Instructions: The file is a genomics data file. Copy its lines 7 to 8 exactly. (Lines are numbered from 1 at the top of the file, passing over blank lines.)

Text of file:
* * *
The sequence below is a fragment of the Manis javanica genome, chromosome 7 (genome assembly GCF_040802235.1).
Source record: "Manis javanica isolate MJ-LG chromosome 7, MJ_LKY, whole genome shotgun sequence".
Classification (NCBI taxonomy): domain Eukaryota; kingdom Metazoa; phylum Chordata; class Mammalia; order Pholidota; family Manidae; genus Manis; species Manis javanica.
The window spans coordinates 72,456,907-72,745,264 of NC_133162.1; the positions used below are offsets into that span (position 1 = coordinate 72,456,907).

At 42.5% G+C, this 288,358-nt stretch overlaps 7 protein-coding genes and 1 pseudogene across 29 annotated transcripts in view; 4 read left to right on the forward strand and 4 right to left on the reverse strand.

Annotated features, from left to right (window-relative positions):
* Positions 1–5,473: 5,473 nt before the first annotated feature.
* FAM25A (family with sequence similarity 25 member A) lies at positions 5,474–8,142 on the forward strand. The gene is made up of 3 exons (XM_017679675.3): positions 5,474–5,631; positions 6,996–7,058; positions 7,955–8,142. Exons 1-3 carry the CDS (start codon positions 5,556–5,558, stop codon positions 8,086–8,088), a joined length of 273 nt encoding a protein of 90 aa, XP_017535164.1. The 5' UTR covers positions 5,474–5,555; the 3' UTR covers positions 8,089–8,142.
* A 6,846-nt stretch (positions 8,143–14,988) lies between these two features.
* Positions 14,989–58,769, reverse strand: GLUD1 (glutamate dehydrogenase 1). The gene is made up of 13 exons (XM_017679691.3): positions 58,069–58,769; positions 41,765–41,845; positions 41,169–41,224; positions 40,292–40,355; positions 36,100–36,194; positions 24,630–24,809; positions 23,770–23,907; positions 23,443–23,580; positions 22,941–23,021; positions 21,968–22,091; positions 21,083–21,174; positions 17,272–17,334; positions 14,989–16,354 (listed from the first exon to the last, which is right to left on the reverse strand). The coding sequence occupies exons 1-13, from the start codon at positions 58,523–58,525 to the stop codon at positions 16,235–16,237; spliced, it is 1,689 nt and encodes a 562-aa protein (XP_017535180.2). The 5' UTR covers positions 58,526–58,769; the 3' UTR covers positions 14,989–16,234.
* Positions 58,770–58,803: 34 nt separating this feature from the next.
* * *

* Positions 1–5,473: 5,473 nt before the first annotated feature.
* FAM25A (family with sequence similarity 25 member A) lies at positions 5,474–8,142 on the forward strand. The gene is made up of 3 exons (XM_017679675.3): positions 5,474–5,631; positions 6,996–7,058; positions 7,955–8,142. Exons 1-3 carry the CDS (start codon positions 5,556–5,558, stop codon positions 8,086–8,088), a joined length of 273 nt encoding a protein of 90 aa, XP_017535164.1. The 5' UTR covers positions 5,474–5,555; the 3' UTR covers positions 8,089–8,142.